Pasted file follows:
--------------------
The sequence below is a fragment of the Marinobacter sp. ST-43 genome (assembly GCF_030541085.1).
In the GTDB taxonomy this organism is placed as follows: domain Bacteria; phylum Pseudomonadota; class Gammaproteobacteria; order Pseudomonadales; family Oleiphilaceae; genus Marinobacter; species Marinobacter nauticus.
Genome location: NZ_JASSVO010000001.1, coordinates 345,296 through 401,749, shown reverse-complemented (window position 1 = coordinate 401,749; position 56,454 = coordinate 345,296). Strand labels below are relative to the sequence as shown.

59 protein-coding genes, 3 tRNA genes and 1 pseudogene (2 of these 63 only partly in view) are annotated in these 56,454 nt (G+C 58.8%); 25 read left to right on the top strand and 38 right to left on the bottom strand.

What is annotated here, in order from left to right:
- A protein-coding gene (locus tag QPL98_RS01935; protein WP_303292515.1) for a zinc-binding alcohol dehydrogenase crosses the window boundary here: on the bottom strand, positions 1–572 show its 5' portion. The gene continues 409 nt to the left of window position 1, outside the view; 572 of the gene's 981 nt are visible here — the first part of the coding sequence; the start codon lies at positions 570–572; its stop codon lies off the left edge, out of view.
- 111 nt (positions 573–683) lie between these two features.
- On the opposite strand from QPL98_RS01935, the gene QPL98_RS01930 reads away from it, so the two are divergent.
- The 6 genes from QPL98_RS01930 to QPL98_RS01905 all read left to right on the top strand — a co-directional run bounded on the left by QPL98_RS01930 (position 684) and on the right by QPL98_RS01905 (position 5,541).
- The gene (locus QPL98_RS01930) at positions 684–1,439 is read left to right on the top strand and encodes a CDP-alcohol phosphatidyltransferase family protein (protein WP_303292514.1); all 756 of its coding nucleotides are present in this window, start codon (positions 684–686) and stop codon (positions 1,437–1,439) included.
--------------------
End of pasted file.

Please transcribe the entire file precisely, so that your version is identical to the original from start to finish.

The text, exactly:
The sequence below is a fragment of the Marinobacter sp. ST-43 genome (assembly GCF_030541085.1).
In the GTDB taxonomy this organism is placed as follows: domain Bacteria; phylum Pseudomonadota; class Gammaproteobacteria; order Pseudomonadales; family Oleiphilaceae; genus Marinobacter; species Marinobacter nauticus.
Genome location: NZ_JASSVO010000001.1, coordinates 345,296 through 401,749, shown reverse-complemented (window position 1 = coordinate 401,749; position 56,454 = coordinate 345,296). Strand labels below are relative to the sequence as shown.

59 protein-coding genes, 3 tRNA genes and 1 pseudogene (2 of these 63 only partly in view) are annotated in these 56,454 nt (G+C 58.8%); 25 read left to right on the top strand and 38 right to left on the bottom strand.

What is annotated here, in order from left to right:
- A protein-coding gene (locus tag QPL98_RS01935; protein WP_303292515.1) for a zinc-binding alcohol dehydrogenase crosses the window boundary here: on the bottom strand, positions 1–572 show its 5' portion. The gene continues 409 nt to the left of window position 1, outside the view; 572 of the gene's 981 nt are visible here — the first part of the coding sequence; the start codon lies at positions 570–572; its stop codon lies off the left edge, out of view.
- 111 nt (positions 573–683) lie between these two features.
- On the opposite strand from QPL98_RS01935, the gene QPL98_RS01930 reads away from it, so the two are divergent.
- The 6 genes from QPL98_RS01930 to QPL98_RS01905 all read left to right on the top strand — a co-directional run bounded on the left by QPL98_RS01930 (position 684) and on the right by QPL98_RS01905 (position 5,541).
- The gene (locus QPL98_RS01930) at positions 684–1,439 is read left to right on the top strand and encodes a CDP-alcohol phosphatidyltransferase family protein (protein WP_303292514.1); all 756 of its coding nucleotides are present in this window, start codon (positions 684–686) and stop codon (positions 1,437–1,439) included.